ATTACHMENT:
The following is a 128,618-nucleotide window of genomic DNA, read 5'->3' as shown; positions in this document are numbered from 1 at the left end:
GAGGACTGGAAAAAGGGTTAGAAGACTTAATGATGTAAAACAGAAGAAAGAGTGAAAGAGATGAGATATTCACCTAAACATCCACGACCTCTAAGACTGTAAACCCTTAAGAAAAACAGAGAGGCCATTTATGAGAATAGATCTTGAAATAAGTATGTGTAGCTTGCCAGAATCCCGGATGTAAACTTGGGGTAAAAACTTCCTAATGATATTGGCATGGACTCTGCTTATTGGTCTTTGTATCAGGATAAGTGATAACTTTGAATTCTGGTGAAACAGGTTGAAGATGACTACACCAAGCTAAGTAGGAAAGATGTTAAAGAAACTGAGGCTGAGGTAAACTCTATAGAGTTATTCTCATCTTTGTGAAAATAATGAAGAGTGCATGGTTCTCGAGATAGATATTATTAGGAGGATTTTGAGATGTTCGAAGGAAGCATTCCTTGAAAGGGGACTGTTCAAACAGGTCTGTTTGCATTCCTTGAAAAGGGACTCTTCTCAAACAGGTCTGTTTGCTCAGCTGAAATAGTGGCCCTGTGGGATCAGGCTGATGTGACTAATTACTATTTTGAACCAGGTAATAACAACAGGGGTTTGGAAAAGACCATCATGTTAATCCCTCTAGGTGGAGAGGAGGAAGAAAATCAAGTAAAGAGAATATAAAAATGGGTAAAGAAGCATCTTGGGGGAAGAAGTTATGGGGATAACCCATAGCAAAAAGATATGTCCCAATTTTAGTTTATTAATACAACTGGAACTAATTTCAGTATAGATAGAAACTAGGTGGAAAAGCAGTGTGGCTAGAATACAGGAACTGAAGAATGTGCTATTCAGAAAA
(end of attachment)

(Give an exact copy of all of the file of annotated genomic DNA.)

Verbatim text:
The following is a 128,618-nucleotide window of genomic DNA, read 5'->3' as shown; positions in this document are numbered from 1 at the left end:
GAGGACTGGAAAAAGGGTTAGAAGACTTAATGATGTAAAACAGAAGAAAGAGTGAAAGAGATGAGATATTCACCTAAACATCCACGACCTCTAAGACTGTAAACCCTTAAGAAAAACAGAGAGGCCATTTATGAGAATAGATCTTGAAATAAGTATGTGTAGCTTGCCAGAATCCCGGATGTAAACTTGGGGTAAAAACTTCCTAATGATATTGGCATGGACTCTGCTTATTGGTCTTTGTATCAGGATAAGTGATAACTTTGAATTCTGGTGAAACAGGTTGAAGATGACTACACCAAGCTAAGTAGGAAAGATGTTAAAGAAACTGAGGCTGAGGTAAACTCTATAGAGTTATTCTCATCTTTGTGAAAATAATGAAGAGTGCATGGTTCTCGAGATAGATATTATTAGGAGGATTTTGAGATGTTCGAAGGAAGCATTCCTTGAAAGGGGACTGTTCAAACAGGTCTGTTTGCATTCCTTGAAAAGGGACTCTTCTCAAACAGGTCTGTTTGCTCAGCTGAAATAGTGGCCCTGTGGGATCAGGCTGATGTGACTAATTACTATTTTGAACCAGGTAATAACAACAGGGGTTTGGAAAAGACCATCATGTTAATCCCTCTAGGTGGAGAGGAGGAAGAAAATCAAGTAAAGAGAATATAAAAATGGGTAAAGAAGCATCTTGGGGGAAGAAGTTATGGGGATAACCCATAGCAAAAAGATATGTCCCAATTTTAGTTTATTAATACAACTGGAACTAATTTCAGTATAGATAGAAACTAGGTGGAAAAGCAGTGTGGCTAGAATACAGGAACTGAAGAATGTGCTATTCAGAAAA